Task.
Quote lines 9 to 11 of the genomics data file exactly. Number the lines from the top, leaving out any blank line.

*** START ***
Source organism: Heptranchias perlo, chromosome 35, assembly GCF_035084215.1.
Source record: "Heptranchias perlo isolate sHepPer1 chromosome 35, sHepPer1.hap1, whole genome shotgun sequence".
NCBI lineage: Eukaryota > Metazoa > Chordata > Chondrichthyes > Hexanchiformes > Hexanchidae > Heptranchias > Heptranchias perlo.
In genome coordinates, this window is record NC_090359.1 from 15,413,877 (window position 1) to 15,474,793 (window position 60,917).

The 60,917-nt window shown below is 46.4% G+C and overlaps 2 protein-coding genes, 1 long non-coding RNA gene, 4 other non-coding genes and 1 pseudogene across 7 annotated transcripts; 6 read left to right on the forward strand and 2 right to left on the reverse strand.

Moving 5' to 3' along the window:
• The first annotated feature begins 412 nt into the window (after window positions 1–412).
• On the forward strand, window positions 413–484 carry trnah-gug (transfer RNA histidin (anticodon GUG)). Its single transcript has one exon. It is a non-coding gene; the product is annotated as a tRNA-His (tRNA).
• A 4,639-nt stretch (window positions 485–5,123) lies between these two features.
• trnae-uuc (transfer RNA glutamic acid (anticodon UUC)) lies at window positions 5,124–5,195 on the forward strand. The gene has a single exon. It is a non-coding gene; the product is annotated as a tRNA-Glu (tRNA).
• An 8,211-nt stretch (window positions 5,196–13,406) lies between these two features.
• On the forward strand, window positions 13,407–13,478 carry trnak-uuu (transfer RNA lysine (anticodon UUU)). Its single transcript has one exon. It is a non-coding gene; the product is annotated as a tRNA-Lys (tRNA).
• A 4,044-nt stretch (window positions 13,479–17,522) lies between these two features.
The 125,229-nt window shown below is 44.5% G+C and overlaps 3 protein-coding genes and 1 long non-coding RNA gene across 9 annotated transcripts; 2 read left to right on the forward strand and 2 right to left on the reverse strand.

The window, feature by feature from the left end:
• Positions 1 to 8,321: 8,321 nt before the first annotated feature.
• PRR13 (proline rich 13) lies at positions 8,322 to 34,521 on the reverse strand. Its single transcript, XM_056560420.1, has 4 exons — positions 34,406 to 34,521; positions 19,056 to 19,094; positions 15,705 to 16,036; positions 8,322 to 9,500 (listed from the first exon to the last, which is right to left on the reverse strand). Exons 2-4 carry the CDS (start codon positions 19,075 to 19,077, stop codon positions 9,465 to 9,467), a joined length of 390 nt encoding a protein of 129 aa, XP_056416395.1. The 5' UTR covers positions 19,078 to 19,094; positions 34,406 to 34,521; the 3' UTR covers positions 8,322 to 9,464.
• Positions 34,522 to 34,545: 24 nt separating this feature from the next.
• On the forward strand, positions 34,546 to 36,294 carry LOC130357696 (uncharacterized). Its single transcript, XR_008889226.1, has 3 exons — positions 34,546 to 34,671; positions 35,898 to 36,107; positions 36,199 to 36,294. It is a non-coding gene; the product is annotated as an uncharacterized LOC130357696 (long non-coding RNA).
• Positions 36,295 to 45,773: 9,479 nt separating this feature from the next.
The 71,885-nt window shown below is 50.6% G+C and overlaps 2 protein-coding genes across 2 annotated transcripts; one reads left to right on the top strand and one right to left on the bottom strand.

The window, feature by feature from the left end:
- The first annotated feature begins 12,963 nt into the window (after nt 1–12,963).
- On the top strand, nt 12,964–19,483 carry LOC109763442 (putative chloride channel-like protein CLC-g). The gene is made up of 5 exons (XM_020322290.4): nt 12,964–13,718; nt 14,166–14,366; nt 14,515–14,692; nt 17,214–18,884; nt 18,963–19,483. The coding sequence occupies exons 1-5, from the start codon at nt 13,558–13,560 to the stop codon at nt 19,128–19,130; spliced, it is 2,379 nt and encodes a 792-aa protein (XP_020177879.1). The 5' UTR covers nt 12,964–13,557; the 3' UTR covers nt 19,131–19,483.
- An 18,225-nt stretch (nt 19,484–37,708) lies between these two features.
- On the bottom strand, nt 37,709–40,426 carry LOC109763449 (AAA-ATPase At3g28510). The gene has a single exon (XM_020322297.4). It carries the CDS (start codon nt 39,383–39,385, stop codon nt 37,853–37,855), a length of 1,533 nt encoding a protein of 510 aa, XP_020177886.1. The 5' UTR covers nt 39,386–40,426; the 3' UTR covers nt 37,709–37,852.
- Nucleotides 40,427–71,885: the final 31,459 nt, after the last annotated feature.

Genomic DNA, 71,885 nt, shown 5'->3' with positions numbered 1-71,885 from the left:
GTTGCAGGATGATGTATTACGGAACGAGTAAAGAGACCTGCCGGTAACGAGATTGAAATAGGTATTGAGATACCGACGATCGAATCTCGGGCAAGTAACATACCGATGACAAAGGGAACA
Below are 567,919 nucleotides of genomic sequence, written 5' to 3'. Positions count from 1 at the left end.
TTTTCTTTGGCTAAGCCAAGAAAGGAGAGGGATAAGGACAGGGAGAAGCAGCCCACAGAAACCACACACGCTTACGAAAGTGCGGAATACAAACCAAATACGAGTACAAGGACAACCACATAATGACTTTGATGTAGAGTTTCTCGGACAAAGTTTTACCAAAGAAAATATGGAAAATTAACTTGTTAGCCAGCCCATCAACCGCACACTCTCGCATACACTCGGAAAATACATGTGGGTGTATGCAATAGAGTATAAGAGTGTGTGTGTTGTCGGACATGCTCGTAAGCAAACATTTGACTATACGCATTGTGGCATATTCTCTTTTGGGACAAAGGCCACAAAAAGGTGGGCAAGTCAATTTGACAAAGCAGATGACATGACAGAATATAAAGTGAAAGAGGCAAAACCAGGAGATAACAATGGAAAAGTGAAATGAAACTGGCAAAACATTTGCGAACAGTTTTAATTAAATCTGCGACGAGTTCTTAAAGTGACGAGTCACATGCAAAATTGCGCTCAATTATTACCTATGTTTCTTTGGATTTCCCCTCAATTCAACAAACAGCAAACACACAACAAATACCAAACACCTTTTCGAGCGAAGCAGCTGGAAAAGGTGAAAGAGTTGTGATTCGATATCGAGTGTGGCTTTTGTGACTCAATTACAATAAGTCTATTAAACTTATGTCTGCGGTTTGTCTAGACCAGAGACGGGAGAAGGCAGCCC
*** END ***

• A 4,639-nt stretch (window positions 485–5,123) lies between these two features.
• trnae-uuc (transfer RNA glutamic acid (anticodon UUC)) lies at window positions 5,124–5,195 on the forward strand. The gene has a single exon. It is a non-coding gene; the product is annotated as a tRNA-Glu (tRNA).
• An 8,211-nt stretch (window positions 5,196–13,406) lies between these two features.